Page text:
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Key words disabled
Ok - last 1000 impressions they didn't perform, but I want them back.
Syzygy




msg:1151545
 5:01 pm on Dec 8, 2003 (gmt 0)

I'm sure that if I looked hard enough I would find a couple of threads on this, so apologies in advance.

Two key word phrases have been disabled because they didn't perform over the last 1000 impressions. However, overall, they have been performing at 1.3% and 0.9% ctr and are thus useful to my requirements. I want them back.

Because they have been disabled, I have deleted them. Not sure if I should have done or not, but I'm working on the premise that I can add them back on in a few days time.

Is this right/logical, or is there another way that I can re-introduce disabled kw's. Will these previously disabled kw's be accepted?

Whilst they may have under-performed over the last 1000 impressions, it doesn't mean to say that they will do likewise over the next 20,000... Indeed, both kw's have jumped through the 1000 impressions hoop many times over. Until now...

Hope you can advise.

Thanks,

Syzygy

 

MarshallClark




msg:1151546
 8:53 pm on Dec 8, 2003 (gmt 0)

Syzygy,

Try starting new Adgroups and placing your disabled keywords in them with copies of the original ads. This will reset the CTR counter and give you another 1000 impressions to meet the min CTR.

AdWordsAdvisor




msg:1151547
 10:54 pm on Dec 8, 2003 (gmt 0)

Syzygy, I was just passing through, and have only a few minutes before I've got to head out for a bit.

However, i just wanted to jump in here for a sec with a few basic tips.

MarshallClark is very much on the right track below:

Try starting new Adgroups and placing your disabled keywords in them with copies of the original ads. This will reset the CTR counter and give you another 1000 impressions to meet the min CTR.

To this I would add that, instead of using the same ad, consider using an ad that is extremely targeted to the keyword. This is a very important way to improve your CTR.

Here is a hypothetical situation for you, by way of illustration: say you want to buy something, and search on Google using a well targeted search. You see two ads show up. One mentions the exact thing you were searching for in the headline. The other ad mentions something that is remotely related, if at all.

Now, as a consumer, which ad would you click on? If you answered as I suspect you did, then why would your customers do any different?

Bottom line: show your customers an ad that is about precisely what they searched for.

Another important tip: use negative keywords to prevent your ads from showing in places where they aren't relevant. If you aren't familiar with negative keywords, there are many threads mentioning them in this forum. Or check the AdWords FAQ.

K, gotta run.

AWA

Syzygy




msg:1151548
 11:37 am on Dec 9, 2003 (gmt 0)

Thanks guys - I've just had an epiphany.

I've been seeing my adwords and campaigns two-dimensionally. Now I can see three...

Much appreciated,

Syzygy

tomparis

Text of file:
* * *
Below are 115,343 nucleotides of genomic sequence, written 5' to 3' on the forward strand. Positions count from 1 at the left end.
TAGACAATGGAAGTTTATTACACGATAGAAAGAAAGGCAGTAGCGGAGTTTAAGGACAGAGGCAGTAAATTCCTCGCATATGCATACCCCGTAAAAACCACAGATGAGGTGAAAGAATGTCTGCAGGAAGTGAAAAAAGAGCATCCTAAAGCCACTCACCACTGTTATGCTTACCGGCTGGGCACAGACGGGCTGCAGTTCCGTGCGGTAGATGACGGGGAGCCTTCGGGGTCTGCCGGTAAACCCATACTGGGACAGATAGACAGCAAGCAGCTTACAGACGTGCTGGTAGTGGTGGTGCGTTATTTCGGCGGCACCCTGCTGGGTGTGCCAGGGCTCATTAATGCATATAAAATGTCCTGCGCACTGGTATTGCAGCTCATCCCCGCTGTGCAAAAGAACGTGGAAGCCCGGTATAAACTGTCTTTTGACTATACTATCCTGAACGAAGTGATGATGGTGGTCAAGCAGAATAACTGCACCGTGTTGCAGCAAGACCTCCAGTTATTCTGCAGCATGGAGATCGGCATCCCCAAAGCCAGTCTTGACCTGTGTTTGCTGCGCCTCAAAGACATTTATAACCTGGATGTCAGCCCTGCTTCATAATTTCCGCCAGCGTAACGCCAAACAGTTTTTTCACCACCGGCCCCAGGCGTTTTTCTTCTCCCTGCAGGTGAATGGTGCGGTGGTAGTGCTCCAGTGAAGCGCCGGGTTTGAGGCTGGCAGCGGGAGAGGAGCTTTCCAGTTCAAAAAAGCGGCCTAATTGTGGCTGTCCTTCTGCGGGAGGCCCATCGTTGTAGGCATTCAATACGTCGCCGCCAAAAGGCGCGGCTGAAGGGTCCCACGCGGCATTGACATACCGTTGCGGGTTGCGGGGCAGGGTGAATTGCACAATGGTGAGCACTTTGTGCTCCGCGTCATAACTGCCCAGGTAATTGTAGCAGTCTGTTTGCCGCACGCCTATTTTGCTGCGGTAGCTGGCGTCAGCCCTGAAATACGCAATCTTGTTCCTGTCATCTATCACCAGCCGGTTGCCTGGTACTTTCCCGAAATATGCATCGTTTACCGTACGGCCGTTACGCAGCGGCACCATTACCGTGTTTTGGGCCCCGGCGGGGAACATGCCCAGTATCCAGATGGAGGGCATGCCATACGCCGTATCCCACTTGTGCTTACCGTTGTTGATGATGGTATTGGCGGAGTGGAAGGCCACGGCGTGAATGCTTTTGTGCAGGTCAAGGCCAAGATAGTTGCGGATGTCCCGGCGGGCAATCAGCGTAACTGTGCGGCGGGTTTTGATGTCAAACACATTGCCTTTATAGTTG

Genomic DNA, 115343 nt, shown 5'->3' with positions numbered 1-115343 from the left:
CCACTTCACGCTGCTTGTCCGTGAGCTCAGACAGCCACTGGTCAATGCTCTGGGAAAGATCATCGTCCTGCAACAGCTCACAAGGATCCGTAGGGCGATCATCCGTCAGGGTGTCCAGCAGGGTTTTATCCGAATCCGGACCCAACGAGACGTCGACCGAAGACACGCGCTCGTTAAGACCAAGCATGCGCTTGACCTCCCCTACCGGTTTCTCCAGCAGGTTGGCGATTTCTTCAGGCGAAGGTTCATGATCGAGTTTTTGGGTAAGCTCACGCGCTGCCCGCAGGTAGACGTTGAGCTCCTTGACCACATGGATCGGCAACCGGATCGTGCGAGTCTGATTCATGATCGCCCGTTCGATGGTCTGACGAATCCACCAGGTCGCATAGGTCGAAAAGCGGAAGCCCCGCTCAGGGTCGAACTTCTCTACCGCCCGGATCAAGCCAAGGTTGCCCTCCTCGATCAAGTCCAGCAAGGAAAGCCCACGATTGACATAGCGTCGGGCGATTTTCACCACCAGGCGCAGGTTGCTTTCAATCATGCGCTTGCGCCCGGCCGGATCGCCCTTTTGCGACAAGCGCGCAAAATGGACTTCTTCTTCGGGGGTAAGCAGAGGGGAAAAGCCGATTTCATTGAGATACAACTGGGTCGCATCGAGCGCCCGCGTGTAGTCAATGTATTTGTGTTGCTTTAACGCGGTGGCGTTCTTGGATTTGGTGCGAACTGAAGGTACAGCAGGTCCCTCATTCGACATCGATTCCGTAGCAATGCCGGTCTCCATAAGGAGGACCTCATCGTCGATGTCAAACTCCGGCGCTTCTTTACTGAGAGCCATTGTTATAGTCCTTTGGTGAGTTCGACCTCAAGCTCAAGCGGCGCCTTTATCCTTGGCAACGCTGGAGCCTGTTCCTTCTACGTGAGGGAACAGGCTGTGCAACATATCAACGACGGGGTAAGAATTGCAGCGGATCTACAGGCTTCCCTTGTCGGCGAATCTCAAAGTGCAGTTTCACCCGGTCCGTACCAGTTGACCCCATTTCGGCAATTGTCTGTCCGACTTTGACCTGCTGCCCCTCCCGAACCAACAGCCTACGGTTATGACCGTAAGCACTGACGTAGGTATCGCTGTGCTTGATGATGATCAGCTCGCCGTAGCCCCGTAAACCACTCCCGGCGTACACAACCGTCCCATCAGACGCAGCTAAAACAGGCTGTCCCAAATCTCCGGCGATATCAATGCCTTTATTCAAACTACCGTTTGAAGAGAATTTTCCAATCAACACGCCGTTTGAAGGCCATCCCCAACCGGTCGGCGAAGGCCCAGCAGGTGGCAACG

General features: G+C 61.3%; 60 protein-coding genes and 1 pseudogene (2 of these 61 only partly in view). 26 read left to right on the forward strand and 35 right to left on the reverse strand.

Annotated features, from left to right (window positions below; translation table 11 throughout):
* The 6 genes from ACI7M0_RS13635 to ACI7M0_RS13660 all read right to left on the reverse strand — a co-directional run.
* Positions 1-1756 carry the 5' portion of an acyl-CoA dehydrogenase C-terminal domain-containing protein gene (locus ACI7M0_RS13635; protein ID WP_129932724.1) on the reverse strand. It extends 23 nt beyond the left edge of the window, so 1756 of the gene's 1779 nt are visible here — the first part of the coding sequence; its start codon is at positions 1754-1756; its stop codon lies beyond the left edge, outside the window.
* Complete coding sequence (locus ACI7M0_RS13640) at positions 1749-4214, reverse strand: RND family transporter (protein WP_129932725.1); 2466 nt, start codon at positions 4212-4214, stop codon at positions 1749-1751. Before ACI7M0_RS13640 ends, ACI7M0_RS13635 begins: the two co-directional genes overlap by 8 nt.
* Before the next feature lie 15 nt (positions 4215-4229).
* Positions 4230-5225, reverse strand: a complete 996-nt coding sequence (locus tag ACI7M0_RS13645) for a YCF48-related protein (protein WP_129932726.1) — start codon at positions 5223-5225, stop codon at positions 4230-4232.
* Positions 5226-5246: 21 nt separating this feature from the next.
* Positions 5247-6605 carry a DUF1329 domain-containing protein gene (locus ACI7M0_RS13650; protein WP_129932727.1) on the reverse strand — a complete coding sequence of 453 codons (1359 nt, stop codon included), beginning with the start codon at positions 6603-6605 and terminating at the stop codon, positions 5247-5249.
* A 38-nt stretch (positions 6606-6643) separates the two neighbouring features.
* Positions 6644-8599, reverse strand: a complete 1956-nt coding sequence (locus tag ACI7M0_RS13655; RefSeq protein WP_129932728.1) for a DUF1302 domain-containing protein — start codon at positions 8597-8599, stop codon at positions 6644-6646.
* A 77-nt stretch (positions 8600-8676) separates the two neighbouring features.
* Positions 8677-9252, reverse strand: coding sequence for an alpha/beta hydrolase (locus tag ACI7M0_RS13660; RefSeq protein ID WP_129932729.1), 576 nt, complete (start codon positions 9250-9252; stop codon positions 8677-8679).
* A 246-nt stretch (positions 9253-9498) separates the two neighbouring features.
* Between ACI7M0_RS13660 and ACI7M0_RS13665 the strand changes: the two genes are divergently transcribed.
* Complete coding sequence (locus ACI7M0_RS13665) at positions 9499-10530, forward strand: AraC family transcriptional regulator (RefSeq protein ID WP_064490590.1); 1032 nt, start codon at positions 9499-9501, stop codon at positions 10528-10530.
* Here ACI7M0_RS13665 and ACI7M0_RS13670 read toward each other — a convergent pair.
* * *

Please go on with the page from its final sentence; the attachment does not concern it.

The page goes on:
msg:1151549
 4:35 pm on Dec 9, 2003 (gmt 0)

Do the clicks you get generate sales?

The most important metric is %conversion.

In other words, even if I have a low click-thru,
if the % of people clicking that buy is 2-3%
I'm OK.

Typically low click-thru = low %conv.

Try to find new products that people want.

Hot product = high traffic.

AdWordsAdvisor




msg:1151550
 5:13 pm on Dec 9, 2003 (gmt 0)

I've been seeing my adwords and campaigns two-dimensionally. Now I can see three...

I really like this thought, Syzygy. I sort of got the mental picture of 'two dimensions' being your account, lifeless, and existing on your computer monitor. Flat stats.

And 'three dimensions' extending out into the living, breathing world of your actual customers.

Hmmm. Brilliant! May I quote you when I speak with advertisers? :)

AWA

Syzygy




msg:1151551
 10:57 am on Dec 10, 2003 (gmt 0)

Hmmm. Brilliant! May I quote you when I speak with advertisers? :)

AdWordsAdvisor, of course you can quote me. Alternatively you can license the phrasing from me on an annual basis for a small fee :-)

Your visualisation is spot on. It is, as I'm starting to learn, about understanding how the outside world relates to, and perceives, your service/product and tailoring your ad word campaigns to that perception.

It is not about going out to the market (as is the traditional approach), rather, it is the opposite - it is about starting off in the market as a potential buyer/user of your own product/service and trying to see if and how you can find what you are looking for - namely your own offerings.

Beyond that, it is about seeing your own campaign in a 3-d fashion - about how the ad groups within campaigns can inter-relate around (ultimately) variations of the same message. Sounds blatantly obvious really, but, until you come to understand it in your own way...

tomparis - we are not actually using ad words to sell products - in the sense that people can buy things from us. We are a 'traditional' publisher of trade magazines seeking visitors to our online versions.

The more visitors we get, the more we become attractive to advertisers who want to reach our visitors. So the cycle continues...

Basically, as the old saying goes, we are using a sprat to catch a mackerel.

Thanks for all your comments.

Syzygy

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